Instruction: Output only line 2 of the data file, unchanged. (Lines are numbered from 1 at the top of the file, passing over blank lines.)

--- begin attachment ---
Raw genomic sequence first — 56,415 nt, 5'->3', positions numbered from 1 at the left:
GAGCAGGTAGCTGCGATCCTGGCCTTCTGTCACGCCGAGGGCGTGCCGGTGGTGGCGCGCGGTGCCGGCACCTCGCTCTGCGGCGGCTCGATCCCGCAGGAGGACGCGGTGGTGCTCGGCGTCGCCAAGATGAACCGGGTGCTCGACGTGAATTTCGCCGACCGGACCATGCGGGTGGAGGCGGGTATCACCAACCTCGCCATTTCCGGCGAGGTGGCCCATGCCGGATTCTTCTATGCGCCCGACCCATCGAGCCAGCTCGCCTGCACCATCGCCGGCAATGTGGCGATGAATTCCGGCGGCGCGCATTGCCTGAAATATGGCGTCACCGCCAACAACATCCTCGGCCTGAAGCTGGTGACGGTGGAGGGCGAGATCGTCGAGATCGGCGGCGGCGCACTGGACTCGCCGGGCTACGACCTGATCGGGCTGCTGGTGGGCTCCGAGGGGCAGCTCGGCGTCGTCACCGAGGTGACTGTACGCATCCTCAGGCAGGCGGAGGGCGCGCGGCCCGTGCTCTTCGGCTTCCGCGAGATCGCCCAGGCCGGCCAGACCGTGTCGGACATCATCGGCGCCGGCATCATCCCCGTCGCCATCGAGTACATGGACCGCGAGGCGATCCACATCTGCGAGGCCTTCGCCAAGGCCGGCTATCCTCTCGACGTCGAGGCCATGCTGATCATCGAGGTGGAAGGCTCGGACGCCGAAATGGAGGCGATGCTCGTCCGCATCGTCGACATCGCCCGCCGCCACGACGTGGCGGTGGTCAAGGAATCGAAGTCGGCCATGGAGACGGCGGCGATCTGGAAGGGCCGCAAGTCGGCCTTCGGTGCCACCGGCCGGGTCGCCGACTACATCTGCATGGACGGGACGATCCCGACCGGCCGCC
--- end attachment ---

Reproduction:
GAGCAGGTAGCTGCGATCCTGGCCTTCTGTCACGCCGAGGGCGTGCCGGTGGTGGCGCGCGGTGCCGGCACCTCGCTCTGCGGCGGCTCGATCCCGCAGGAGGACGCGGTGGTGCTCGGCGTCGCCAAGATGAACCGGGTGCTCGACGTGAATTTCGCCGACCGGACCATGCGGGTGGAGGCGGGTATCACCAACCTCGCCATTTCCGGCGAGGTGGCCCATGCCGGATTCTTCTATGCGCCCGACCCATCGAGCCAGCTCGCCTGCACCATCGCCGGCAATGTGGCGATGAATTCCGGCGGCGCGCATTGCCTGAAATATGGCGTCACCGCCAACAACATCCTCGGCCTGAAGCTGGTGACGGTGGAGGGCGAGATCGTCGAGATCGGCGGCGGCGCACTGGACTCGCCGGGCTACGACCTGATCGGGCTGCTGGTGGGCTCCGAGGGGCAGCTCGGCGTCGTCACCGAGGTGACTGTACGCATCCTCAGGCAGGCGGAGGGCGCGCGGCCCGTGCTCTTCGGCTTCCGCGAGATCGCCCAGGCCGGCCAGACCGTGTCGGACATCATCGGCGCCGGCATCATCCCCGTCGCCATCGAGTACATGGACCGCGAGGCGATCCACATCTGCGAGGCCTTCGCCAAGGCCGGCTATCCTCTCGACGTCGAGGCCATGCTGATCATCGAGGTGGAAGGCTCGGACGCCGAAATGGAGGCGATGCTCGTCCGCATCGTCGACATCGCCCGCCGCCACGACGTGGCGGTGGTCAAGGAATCGAAGTCGGCCATGGAGACGGCGGCGATCTGGAAGGGCCGCAAGTCGGCCTTCGGTGCCACCGGCCGGGTCGCCGACTACATCTGCATGGACGGGACGATCCCGACCGGCCGCC